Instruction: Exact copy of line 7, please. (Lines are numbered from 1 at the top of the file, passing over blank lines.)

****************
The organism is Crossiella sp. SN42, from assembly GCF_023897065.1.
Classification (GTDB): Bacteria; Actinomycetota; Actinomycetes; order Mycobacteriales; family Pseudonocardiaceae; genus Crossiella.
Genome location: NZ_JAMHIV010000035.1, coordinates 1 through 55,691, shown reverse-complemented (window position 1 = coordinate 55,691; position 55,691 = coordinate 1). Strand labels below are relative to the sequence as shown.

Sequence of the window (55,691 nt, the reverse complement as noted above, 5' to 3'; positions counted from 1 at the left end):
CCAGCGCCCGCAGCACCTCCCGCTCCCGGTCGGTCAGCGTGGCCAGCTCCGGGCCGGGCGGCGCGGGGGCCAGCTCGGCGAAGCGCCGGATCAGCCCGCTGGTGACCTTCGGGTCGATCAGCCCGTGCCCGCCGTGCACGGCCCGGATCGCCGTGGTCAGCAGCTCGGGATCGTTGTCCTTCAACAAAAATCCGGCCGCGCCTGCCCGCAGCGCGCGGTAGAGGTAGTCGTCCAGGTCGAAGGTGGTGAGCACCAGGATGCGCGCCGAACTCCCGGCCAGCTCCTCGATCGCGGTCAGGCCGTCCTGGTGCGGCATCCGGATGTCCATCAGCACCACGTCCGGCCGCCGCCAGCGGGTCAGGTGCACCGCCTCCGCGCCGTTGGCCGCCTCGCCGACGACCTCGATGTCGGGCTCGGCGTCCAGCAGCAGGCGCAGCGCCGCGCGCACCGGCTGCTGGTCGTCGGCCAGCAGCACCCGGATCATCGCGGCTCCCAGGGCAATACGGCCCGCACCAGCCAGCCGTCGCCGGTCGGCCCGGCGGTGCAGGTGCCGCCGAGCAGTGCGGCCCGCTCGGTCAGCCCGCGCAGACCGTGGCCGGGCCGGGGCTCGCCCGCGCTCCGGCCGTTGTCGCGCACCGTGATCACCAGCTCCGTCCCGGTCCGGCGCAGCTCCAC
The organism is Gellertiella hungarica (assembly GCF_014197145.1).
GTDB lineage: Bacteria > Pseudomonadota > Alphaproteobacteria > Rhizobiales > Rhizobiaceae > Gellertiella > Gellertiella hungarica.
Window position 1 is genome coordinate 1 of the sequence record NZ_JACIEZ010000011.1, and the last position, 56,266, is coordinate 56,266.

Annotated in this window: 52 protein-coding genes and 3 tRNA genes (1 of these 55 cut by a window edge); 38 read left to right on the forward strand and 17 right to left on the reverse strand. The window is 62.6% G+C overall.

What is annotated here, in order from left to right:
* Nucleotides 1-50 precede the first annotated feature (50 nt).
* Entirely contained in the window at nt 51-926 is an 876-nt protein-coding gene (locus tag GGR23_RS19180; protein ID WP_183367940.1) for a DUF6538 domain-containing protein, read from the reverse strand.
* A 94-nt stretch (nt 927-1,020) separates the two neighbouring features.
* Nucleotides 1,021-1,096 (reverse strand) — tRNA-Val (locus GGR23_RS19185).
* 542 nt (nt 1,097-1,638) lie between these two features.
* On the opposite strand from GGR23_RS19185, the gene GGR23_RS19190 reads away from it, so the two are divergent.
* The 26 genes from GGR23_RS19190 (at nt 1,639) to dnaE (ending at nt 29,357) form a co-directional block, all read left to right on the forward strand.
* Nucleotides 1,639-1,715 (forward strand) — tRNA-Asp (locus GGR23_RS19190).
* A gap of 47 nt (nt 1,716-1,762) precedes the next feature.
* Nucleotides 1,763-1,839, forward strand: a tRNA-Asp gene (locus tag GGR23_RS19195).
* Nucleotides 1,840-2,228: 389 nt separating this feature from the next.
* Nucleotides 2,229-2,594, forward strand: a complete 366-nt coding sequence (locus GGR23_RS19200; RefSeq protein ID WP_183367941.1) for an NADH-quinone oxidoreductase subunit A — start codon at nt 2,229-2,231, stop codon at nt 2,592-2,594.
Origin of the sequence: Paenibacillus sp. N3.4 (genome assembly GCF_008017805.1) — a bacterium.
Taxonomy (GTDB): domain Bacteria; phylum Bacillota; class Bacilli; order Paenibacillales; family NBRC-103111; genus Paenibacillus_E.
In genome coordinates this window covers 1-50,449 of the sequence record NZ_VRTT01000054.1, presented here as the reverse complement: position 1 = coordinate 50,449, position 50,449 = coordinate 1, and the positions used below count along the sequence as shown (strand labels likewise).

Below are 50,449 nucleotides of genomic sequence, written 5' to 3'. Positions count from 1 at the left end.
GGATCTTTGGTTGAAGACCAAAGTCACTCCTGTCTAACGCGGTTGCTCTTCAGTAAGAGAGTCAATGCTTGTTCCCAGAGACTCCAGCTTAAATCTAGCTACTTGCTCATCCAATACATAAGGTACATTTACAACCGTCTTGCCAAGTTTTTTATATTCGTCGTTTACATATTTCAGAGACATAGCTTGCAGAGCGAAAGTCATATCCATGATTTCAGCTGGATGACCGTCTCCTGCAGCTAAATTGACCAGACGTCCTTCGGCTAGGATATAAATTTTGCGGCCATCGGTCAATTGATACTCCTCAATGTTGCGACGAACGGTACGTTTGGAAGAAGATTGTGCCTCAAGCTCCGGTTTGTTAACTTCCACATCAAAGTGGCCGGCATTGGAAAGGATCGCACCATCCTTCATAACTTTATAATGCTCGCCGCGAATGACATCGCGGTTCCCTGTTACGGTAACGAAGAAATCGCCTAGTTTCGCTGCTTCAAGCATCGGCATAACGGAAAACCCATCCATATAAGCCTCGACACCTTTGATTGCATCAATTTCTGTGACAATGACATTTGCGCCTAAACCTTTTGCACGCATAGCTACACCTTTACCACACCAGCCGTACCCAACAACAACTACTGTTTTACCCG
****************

GTDB lineage: Bacteria > Pseudomonadota > Alphaproteobacteria > Rhizobiales > Rhizobiaceae > Gellertiella > Gellertiella hungarica.